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Tasmanian Devils helped by Devil Ark program

Tasmanian devil

It has been a long struggle for the Tasmanian devil. Besides having a bad reputation for savage ferocity, the marsupial has had to contend with disease, dingoes, vehicles, and concerns related to other endangered animals.

Once native to Australia, the Tasmanian Devil is thought to have been extinct for at least three thousand years on the mainland. A project called Devil Ark has been working to change that.

Located on Barrington Tops, in New South Wales in Australia, captively bred young Tasmanian Devils are gradually being reintroduced to the wild in 64-hectare fenced enclosures. The 400-hectare park allows groups of devils to be protected from becoming roadkill, predated upon by dingoes, and attempts to keep them somewhat isolated from each other.

The Tasmanian Devil has been considered endangered since 2008 when at least 80 percent of the animals were wiped out by Devil Facial Tumor Disease. A rare form of cancer, it can be spread among animals when they are fighting for females, and over food. It attacks the face and mouth of the animal, leaving it to starve to death.

However, according to The Australian Academy of Science’s Facebook page, there is hope that the disease may have begun to run its course, as “researchers have observed genetic changes that suggest infected devil populations may be evolving the ability to evade the disease.”

Many scientists have championed the Tasmanian Devil as a species that could keep mice, as well as overpopulations of foxes, and feral cats in check. Some Tasmanian farmers appreciate that devils keep diseases and insects from carrion down, but not all scientists are enthusiastic. Some scientists work for zoos that keep enough populations of animals threatened with extinction, others are concerned that funds for Devil Ark could be put towards animals not requiring isolation before being reintroduced to the wild. Andrew Flies of the Menzies Institute for Medical Research at the University of Tasmania, according to the Australian Broadcasting Corporation, is concerned that Tasmanian Devils may be wiped out once again if they are not kept in protected areas.

New roads built through areas with existing Tasmanian Devil populations have also troubled scientists. Some of the animals are completely black, while others have only a few white markings, which makes them difficult for drivers to see on black bitumen roadways at night. Reduced speeds, driver education campaigns, light reflector installation on roads, and removal of the carrion that devils eat, have made significant improvements.

Other animals that Aussie Ark is working with include the southern brown bandicoot, long-nosed potoroo, eastern quoll, and parma and Bush-tail rock wallabies. As an important keystone animal, Tasmania Devils may help, rather than harm, conservation efforts for other species. By keeping feral cats from attacking species like the southern brown bandicoot, the numbers of other species have risen rather than fallen, according to Chris Johnson at the University of Tasmania. Dr. Johnson has said, The Monthly has reported, “they’re managing perfectly well with the devil.”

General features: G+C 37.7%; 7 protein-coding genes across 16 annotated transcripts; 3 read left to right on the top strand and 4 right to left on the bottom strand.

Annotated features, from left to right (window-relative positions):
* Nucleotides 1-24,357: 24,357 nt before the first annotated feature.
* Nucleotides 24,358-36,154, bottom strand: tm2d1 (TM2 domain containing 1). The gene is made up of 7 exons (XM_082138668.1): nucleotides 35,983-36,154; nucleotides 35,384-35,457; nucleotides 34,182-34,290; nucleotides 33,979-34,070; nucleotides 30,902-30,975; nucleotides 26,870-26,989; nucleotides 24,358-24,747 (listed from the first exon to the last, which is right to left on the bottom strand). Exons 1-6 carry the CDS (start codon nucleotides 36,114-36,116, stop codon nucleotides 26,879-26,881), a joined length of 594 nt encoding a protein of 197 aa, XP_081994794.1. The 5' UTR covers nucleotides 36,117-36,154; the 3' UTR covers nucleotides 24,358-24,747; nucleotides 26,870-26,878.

Although it is not wise to approach Tasmanian Devils or pick them up—they are known to fight back—they may have developed their fearsome reputation because of the noises they make when eating, especially in groups. Otherwise, they are more likely to start shaking and running when they see humans. But, again, it is not wise to corner them.

Southern brown bandicoot

Learn more about Tasmanian Devils and Devil Ark

Sources

Australian Academy of Sciences. (2020, January 10). Hope for Tasmanian Devils. Facebook. https://www.facebook.com/AustralianAcademyofScience/videos/1178944792303271/

AussieArk. (2021). Tasmanian Devils Return to Mainland Australia for First Time in 3,000 Years. https://wildark.org/journals/tasmanian-devils-return-to-mainland-australia-for-first-time-in-3000-years/

ABC News. (2021, May 27). Tasmanian devils give birth in semi-wild sanctuary on the mainland. https://www.abc.net.au/news/science/2021-05-27/tasmanian-devils-give-birth-in-semi-wild-sanctuary-on-mainland/100169686

LiveScience. (2021, May 31). Wild Tasmanian devils born on mainland Australia for 1st time in 3,000 years. Future US, Inc. https://www.livescience.com/tasmanian-devils-born-in-australia.html

The Monthly. (2021, September). Return of the devil.  https://www.themonthly.com.au/issue/2021/september/1630418400/anthony-ham/return-devil#mtr

AussieArk. (2021). Devil Ark. https://www.aussieark.org.au/devil-ark/

Washington Post. (2021, May 27). Tasmanian devils are being born on Australia’s mainland after 3,000 years. But can they survive?  https://www.washingtonpost.com/world/2021/05/27/tasmanian-devil-australia/

CTV New. (2020, October 5). ‘The stuff dreams are made of’: Tasmanian devils released on Australian mainland.https://www.ctvnews.ca/mobile/sci-tech/the-stuff-dreams-are-made-of-tasmanian-devils-released-on-australian-mainland-1.5133195

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